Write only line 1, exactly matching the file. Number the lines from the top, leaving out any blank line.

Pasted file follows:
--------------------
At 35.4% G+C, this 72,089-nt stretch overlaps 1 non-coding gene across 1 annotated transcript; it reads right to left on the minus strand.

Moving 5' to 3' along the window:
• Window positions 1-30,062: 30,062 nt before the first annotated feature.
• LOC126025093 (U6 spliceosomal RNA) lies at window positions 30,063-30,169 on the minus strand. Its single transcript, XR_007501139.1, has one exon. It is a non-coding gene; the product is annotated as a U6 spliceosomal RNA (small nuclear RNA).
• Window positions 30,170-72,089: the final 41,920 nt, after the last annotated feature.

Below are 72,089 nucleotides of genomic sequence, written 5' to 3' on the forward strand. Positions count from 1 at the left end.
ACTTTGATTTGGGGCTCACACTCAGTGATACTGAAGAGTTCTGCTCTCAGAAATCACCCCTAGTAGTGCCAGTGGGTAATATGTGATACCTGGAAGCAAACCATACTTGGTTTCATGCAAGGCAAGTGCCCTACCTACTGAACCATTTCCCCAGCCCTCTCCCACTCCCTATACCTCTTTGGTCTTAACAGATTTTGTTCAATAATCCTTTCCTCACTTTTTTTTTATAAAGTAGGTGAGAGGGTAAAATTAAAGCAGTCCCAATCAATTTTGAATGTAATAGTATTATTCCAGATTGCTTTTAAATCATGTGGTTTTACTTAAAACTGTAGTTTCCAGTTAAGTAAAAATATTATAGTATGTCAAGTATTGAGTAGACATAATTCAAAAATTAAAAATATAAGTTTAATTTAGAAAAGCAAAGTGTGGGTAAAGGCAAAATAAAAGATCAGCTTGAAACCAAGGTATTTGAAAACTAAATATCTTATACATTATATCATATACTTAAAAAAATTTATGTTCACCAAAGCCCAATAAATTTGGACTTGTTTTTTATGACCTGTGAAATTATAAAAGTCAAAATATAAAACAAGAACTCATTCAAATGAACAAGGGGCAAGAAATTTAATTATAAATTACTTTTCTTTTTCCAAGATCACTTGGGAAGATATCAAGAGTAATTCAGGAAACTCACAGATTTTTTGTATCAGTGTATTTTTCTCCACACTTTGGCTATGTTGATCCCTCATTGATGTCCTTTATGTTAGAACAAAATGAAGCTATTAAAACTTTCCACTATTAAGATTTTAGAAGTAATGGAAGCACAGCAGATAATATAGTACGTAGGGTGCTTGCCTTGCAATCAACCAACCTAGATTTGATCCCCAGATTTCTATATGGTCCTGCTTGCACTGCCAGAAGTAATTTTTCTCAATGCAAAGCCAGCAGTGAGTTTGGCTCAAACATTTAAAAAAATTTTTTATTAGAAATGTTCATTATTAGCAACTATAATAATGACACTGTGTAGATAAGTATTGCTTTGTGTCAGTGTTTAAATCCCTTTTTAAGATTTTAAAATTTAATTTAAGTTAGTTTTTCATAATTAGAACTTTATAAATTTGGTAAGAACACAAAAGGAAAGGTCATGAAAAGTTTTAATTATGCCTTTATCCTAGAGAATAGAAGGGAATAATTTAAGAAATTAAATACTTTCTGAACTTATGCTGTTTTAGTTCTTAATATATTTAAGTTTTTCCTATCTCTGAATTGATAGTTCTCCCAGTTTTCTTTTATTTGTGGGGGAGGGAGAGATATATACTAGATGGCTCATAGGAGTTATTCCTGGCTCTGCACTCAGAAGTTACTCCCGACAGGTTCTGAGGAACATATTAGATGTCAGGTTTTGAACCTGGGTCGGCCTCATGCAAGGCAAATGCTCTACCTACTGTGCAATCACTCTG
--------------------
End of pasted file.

At 35.4% G+C, this 72,089-nt stretch overlaps 1 non-coding gene across 1 annotated transcript; it reads right to left on the minus strand.